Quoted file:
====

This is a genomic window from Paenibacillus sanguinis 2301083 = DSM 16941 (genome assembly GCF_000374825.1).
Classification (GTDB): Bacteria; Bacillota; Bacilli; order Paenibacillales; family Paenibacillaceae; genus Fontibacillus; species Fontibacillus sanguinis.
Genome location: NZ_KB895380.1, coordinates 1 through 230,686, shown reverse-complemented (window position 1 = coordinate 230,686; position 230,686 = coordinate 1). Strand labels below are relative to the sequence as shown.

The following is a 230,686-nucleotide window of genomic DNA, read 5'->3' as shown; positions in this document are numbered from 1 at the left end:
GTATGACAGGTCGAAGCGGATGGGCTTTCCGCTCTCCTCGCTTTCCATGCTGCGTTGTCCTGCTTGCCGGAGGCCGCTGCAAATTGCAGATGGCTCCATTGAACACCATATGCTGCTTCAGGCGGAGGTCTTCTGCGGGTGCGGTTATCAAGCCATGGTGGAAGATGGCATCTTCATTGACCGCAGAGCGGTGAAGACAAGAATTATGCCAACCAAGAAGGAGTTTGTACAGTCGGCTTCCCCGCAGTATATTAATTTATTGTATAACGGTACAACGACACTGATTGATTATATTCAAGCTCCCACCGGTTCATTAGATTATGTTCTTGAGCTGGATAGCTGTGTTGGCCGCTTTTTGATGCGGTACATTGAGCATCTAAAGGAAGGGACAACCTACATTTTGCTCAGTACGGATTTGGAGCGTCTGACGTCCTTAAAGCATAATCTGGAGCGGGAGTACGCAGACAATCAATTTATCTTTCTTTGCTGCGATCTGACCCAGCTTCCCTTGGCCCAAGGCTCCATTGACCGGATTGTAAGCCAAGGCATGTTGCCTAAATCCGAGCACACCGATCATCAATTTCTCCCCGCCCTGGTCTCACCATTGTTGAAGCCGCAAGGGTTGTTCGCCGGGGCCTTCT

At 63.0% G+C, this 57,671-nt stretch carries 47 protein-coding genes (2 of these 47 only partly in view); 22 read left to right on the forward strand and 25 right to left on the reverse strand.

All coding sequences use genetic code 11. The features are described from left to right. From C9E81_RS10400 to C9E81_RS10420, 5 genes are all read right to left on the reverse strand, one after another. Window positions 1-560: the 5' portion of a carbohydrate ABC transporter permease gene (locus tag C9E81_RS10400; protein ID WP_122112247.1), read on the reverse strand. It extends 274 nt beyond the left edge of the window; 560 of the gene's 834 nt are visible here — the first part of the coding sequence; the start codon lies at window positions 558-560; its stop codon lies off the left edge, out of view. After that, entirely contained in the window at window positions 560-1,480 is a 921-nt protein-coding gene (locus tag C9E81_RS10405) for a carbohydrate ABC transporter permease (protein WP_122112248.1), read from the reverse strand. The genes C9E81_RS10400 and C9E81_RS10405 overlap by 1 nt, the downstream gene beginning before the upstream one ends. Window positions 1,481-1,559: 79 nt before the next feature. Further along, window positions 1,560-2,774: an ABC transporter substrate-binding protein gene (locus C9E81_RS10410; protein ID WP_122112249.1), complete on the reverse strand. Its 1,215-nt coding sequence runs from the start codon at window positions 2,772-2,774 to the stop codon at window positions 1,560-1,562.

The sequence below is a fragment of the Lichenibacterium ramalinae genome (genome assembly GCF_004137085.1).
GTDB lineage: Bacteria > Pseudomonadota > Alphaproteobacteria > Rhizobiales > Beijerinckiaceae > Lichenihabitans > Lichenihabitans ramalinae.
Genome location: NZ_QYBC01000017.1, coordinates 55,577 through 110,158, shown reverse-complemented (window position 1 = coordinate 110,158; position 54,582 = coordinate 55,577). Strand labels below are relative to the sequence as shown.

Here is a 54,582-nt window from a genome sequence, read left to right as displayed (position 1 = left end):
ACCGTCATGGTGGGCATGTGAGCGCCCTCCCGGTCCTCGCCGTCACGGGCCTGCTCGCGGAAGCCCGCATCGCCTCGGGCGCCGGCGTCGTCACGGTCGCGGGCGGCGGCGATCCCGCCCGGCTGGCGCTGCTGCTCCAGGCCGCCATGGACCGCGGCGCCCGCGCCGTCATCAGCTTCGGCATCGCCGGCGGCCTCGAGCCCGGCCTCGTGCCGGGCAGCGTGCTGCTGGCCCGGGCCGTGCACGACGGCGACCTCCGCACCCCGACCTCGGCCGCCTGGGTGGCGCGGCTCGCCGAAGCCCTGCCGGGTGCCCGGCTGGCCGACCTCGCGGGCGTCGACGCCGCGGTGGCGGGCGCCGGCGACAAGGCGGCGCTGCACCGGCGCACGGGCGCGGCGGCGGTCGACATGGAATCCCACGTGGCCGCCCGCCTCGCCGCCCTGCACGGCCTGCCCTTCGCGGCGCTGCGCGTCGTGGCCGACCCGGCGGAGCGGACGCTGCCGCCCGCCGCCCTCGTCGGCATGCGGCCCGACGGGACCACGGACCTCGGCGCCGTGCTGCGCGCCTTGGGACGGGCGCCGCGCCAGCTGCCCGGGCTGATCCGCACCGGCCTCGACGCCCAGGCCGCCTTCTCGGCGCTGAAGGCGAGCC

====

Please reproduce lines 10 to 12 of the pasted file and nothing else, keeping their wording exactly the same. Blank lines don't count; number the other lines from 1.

Genome location: NZ_QYBC01000017.1, coordinates 55,577 through 110,158, shown reverse-complemented (window position 1 = coordinate 110,158; position 54,582 = coordinate 55,577). Strand labels below are relative to the sequence as shown.

Here is a 54,582-nt window from a genome sequence, read left to right as displayed (position 1 = left end):
ACCGTCATGGTGGGCATGTGAGCGCCCTCCCGGTCCTCGCCGTCACGGGCCTGCTCGCGGAAGCCCGCATCGCCTCGGGCGCCGGCGTCGTCACGGTCGCGGGCGGCGGCGATCCCGCCCGGCTGGCGCTGCTGCTCCAGGCCGCCATGGACCGCGGCGCCCGCGCCGTCATCAGCTTCGGCATCGCCGGCGGCCTCGAGCCCGGCCTCGTGCCGGGCAGCGTGCTGCTGGCCCGGGCCGTGCACGACGGCGACCTCCGCACCCCGACCTCGGCCGCCTGGGTGGCGCGGCTCGCCGAAGCCCTGCCGGGTGCCCGGCTGGCCGACCTCGCGGGCGTCGACGCCGCGGTGGCGGGCGCCGGCGACAAGGCGGCGCTGCACCGGCGCACGGGCGCGGCGGCGGTCGACATGGAATCCCACGTGGCCGCCCGCCTCGCCGCCCTGCACGGCCTGCCCTTCGCGGCGCTGCGCGTCGTGGCCGACCCGGCGGAGCGGACGCTGCCGCCCGCCGCCCTCGTCGGCATGCGGCCCGACGGGACCACGGACCTCGGCGCCGTGCTGCGCGCCTTGGGACGGGCGCCGCGCCAGCTGCCCGGGCTGATCCGCACCGGCCTCGACGCCCAGGCCGCCTTCTCGGCGCTGAAGGCGAGCC